Tags: Cuba | Global Warming | Cuba | climate | history

Cuba's Climate and Its Effect on History: How Weather Shaped Region

By    |   Saturday, 07 Nov 2015 09:37 PM

Cuba's climate has been subject to significant weather events that have influenced everything from way of life to government policy. In addition, with year-round hot temperatures, the weather dictates everything from how people dress to what kind of crops they grow.

Cuba's climate is primarily subtropical, consisting of a rainy season and dry season. Overall weather conditions are fairly uniform throughout the year, unlike in other countries where temperatures fluctuate considerably from season to season, Insight Cuba noted.

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Cuba's climate has played a key role in the development of agriculture, both historically and more recently. Prior to 1991, Cuba had received oil and petrochemicals from Eastern Europe and what was the Soviet Union, Slate noted. When the Iron Curtain fell, however, Cuba lost these ties – and its supply of oil and related products. Without these items, Cuba could not protect its farmland from extreme weather events. Thus, the country transitioned to more sustainable farming methods, including using natural means of fertilizing crops and attracting insects to control pests. While the country began using modern methods again when oil became available, in many areas these more natural methods are still used.

Located in the Caribbean, Cuba is prone to hurricanes and tropical storms, some of which caused widespread devastation and left a lasting impact. CubaHurricanes.org noted that four hurricanes in the first half of the 20th century caused massive damage and loss of life. As a result in the 1960s, Cuba created the Measure System for Civil Defense. This new system was so effective that, according to The New York Times, you're more likely to survive a hurricane in Cuba than you are in the United States.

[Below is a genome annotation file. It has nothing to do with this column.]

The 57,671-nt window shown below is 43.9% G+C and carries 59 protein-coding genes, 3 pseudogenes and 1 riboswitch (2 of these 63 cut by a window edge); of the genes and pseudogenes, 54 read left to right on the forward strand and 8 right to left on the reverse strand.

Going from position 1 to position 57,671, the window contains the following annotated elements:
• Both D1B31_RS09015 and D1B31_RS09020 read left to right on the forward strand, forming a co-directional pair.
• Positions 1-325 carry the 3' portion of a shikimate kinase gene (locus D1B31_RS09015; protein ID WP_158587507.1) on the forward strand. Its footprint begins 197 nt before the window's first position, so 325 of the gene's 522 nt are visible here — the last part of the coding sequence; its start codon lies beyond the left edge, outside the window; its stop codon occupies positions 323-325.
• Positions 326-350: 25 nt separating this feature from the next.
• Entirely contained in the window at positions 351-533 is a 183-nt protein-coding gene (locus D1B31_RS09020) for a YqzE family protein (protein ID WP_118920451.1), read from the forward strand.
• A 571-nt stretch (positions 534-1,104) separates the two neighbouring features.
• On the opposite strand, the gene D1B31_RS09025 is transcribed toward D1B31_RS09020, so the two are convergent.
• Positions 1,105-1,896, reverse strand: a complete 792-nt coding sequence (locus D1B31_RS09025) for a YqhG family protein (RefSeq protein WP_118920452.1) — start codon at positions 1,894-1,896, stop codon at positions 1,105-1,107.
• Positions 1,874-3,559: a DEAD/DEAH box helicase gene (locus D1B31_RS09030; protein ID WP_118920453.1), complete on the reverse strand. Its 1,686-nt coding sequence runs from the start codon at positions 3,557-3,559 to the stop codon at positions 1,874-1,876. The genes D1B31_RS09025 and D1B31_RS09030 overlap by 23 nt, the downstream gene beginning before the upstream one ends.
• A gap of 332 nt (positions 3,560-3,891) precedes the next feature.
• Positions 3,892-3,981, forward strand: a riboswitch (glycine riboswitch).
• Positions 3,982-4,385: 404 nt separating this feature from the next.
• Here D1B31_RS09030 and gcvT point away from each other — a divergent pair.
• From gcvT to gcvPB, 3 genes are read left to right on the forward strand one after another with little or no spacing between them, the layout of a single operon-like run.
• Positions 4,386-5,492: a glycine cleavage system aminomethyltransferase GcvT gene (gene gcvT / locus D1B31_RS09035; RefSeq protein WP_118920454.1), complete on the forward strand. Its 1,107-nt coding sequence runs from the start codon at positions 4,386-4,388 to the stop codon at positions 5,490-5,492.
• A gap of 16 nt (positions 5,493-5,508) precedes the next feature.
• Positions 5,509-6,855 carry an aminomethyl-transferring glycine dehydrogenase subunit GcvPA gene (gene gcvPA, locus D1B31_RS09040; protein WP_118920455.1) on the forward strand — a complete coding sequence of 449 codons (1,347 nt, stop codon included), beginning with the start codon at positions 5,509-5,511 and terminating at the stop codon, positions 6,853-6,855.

More recently, severe weather has affected food supplies and forced the country to develop a long-term plan for addressing climate change. United Nations University noted that three major hurricanes in 2008 caused food shortages and a nationwide financial loss of $10 billion. As the country realized that climate change was likely to create even more extreme weather conditions in the region, it launched studies to evaluate the likely impact. When the researchers discovered that climate change could lead to dangerously rising sea levels, the country made plans to level many of the manmade built structures on the coastal areas to protect the coastline, The Huffington Post reported.

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Cuba's climate has been subject to significant weather events that have influenced everything from way of life to government policy. In addition, with year-round hot temperatures, the weather dictates everything from how people dress to what kind of crops they grow.
Cuba, climate, history
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2015-37-07
Saturday, 07 Nov 2015 09:37 PM
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